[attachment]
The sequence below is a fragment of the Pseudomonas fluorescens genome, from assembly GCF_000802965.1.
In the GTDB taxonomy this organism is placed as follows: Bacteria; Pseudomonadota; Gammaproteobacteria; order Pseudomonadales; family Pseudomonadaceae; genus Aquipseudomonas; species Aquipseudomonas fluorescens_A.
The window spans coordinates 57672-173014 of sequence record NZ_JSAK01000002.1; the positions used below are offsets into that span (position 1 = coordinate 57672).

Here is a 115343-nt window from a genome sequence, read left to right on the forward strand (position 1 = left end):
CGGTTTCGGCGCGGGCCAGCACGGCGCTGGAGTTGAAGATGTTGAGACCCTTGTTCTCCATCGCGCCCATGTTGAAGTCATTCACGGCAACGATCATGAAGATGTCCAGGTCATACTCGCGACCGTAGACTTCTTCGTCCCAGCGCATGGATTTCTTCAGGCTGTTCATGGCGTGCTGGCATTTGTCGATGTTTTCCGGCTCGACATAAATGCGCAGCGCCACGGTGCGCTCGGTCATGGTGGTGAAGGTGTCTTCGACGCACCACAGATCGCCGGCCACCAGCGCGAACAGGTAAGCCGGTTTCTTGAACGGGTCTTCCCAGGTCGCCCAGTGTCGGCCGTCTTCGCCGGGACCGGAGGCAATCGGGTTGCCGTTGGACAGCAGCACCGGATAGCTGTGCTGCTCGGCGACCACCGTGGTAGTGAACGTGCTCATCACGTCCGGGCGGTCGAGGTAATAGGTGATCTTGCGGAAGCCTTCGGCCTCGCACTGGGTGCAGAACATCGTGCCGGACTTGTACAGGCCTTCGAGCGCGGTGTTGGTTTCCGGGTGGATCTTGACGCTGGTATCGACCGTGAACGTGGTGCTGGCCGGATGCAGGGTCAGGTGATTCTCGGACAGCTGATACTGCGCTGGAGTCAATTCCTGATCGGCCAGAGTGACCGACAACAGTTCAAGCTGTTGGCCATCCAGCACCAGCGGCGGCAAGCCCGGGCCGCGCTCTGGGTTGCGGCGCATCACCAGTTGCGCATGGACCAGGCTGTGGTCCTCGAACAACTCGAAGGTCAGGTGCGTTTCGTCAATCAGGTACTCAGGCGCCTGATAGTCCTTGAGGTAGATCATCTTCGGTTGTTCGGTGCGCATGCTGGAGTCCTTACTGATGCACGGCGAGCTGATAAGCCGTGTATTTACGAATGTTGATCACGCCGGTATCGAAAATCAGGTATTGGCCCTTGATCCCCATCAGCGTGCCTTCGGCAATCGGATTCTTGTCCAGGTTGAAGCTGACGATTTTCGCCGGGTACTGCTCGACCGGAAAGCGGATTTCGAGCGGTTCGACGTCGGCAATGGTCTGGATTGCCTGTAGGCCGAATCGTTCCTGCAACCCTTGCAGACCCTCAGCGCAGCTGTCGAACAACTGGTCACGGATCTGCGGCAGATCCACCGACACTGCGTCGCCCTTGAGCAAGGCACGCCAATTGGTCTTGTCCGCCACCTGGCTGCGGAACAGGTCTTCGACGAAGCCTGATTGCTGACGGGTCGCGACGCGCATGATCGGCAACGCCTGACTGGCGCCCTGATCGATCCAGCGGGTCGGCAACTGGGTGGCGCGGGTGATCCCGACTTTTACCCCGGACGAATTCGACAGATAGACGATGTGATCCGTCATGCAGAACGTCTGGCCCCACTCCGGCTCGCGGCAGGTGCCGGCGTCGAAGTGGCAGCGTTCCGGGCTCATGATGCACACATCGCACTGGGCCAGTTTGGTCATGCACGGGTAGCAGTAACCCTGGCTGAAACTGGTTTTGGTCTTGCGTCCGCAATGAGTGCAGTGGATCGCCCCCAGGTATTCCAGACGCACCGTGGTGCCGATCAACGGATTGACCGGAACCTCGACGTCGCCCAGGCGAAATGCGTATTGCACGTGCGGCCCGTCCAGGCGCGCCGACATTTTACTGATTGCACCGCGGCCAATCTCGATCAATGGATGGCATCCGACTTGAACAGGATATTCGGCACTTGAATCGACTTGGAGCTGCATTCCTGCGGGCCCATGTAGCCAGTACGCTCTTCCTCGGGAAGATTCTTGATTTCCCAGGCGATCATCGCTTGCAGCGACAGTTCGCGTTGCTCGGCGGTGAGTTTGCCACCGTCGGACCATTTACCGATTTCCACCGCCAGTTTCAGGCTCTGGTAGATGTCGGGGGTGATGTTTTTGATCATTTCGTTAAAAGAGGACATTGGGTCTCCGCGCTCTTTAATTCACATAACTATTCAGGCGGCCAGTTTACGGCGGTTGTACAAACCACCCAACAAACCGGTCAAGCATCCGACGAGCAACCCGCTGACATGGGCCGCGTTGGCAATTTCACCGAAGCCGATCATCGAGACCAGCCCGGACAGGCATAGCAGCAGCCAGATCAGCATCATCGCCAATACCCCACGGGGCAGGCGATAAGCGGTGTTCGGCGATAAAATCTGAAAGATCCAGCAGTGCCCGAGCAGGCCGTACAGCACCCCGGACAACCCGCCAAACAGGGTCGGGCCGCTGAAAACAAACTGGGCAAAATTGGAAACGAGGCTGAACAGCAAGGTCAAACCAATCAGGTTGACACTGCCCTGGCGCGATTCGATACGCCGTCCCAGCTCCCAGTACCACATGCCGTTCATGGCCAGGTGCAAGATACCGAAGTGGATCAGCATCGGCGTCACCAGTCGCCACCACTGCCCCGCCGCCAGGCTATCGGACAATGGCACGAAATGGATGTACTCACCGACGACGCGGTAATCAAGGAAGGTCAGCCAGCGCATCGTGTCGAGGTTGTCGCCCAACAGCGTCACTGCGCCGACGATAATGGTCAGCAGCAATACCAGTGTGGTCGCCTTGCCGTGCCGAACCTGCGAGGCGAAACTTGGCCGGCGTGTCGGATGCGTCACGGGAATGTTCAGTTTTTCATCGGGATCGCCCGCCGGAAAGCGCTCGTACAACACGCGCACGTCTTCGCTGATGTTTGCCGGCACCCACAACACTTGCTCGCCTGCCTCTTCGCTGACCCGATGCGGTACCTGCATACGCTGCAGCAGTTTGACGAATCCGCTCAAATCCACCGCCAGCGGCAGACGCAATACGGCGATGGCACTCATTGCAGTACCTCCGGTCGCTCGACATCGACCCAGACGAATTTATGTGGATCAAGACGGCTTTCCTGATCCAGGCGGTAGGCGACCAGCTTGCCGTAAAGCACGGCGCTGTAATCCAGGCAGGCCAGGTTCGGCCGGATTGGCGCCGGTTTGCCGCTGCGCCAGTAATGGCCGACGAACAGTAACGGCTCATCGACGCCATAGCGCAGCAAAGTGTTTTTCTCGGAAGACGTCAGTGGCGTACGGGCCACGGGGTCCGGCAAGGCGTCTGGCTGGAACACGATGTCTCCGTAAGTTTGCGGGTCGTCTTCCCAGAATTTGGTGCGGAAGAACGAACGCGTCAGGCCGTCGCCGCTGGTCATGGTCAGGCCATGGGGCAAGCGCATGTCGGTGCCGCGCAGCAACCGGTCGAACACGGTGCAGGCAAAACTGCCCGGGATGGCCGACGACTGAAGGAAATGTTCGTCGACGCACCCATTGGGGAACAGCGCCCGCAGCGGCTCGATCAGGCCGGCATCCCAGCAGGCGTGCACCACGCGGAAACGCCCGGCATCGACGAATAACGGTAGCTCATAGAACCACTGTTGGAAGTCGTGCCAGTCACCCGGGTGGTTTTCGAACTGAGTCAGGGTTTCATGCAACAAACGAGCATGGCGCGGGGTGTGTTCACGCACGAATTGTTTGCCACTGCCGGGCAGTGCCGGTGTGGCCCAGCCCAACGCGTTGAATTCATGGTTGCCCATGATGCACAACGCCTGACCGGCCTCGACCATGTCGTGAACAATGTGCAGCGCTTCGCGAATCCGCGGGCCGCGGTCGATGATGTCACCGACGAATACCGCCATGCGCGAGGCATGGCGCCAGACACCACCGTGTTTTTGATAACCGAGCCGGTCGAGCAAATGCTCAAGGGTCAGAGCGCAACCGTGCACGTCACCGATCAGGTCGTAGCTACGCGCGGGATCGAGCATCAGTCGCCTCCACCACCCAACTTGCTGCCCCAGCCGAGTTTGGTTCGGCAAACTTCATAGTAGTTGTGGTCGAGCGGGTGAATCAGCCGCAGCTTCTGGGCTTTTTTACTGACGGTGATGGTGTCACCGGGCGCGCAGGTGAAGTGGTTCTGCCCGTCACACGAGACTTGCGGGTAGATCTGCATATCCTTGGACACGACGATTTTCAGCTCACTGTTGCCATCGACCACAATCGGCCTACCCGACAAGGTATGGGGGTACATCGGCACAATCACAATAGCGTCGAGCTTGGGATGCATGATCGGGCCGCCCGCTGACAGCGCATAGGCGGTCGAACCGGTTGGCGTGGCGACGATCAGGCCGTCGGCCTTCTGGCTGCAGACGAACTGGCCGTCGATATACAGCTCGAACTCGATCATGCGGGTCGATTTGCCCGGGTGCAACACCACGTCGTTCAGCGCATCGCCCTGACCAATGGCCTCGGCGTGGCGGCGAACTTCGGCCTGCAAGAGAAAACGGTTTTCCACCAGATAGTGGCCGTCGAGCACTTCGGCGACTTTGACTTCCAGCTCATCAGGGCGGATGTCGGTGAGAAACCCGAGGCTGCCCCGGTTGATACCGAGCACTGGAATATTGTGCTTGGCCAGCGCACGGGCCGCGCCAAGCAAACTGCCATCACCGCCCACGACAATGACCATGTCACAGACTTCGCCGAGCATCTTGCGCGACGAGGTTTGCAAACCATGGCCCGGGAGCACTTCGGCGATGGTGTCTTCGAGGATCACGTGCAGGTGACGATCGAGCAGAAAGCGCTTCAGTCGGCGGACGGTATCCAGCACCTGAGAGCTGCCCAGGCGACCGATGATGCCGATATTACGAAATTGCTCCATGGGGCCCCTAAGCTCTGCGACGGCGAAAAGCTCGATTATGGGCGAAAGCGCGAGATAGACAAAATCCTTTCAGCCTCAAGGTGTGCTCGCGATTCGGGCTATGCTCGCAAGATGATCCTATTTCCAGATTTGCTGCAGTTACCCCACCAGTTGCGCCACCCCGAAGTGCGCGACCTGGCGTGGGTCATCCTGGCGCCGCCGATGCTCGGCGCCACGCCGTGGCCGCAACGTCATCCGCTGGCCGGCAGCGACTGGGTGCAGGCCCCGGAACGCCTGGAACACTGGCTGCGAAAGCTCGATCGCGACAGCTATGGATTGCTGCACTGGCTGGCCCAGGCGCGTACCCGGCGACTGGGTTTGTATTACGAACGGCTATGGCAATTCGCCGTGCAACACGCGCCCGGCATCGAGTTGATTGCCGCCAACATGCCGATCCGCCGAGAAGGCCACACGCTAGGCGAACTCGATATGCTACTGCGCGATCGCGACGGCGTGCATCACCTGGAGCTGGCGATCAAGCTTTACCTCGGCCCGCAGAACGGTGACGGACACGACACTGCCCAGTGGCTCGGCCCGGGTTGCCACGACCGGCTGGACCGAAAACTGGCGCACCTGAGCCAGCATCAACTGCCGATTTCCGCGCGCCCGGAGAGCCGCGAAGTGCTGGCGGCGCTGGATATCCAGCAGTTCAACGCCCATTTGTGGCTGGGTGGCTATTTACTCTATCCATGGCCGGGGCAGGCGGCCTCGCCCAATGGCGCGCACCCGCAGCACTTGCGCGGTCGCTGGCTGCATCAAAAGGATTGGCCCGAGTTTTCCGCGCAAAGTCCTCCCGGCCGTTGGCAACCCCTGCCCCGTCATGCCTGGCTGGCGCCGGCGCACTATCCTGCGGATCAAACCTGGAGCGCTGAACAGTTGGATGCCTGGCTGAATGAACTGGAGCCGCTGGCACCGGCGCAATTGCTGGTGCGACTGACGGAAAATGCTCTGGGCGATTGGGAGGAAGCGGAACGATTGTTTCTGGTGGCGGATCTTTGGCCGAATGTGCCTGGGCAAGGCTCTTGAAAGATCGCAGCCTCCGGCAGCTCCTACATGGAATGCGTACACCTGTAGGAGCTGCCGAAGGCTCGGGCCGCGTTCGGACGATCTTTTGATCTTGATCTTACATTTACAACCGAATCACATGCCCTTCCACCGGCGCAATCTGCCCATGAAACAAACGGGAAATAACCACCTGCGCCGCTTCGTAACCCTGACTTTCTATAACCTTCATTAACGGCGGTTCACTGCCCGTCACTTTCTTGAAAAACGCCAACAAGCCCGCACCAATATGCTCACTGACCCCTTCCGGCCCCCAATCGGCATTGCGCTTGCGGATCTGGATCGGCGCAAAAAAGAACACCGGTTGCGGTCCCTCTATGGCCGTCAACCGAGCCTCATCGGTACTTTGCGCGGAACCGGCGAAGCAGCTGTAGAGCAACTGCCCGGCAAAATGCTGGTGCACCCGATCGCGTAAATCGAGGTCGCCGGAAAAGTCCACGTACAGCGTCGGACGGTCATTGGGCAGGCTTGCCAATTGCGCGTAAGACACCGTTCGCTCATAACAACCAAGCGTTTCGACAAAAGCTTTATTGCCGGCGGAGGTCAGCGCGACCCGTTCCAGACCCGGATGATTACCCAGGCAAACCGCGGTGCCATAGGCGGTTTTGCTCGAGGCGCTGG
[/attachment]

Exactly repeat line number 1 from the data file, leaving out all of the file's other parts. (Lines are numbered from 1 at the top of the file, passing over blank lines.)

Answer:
The sequence below is a fragment of the Pseudomonas fluorescens genome, from assembly GCF_000802965.1.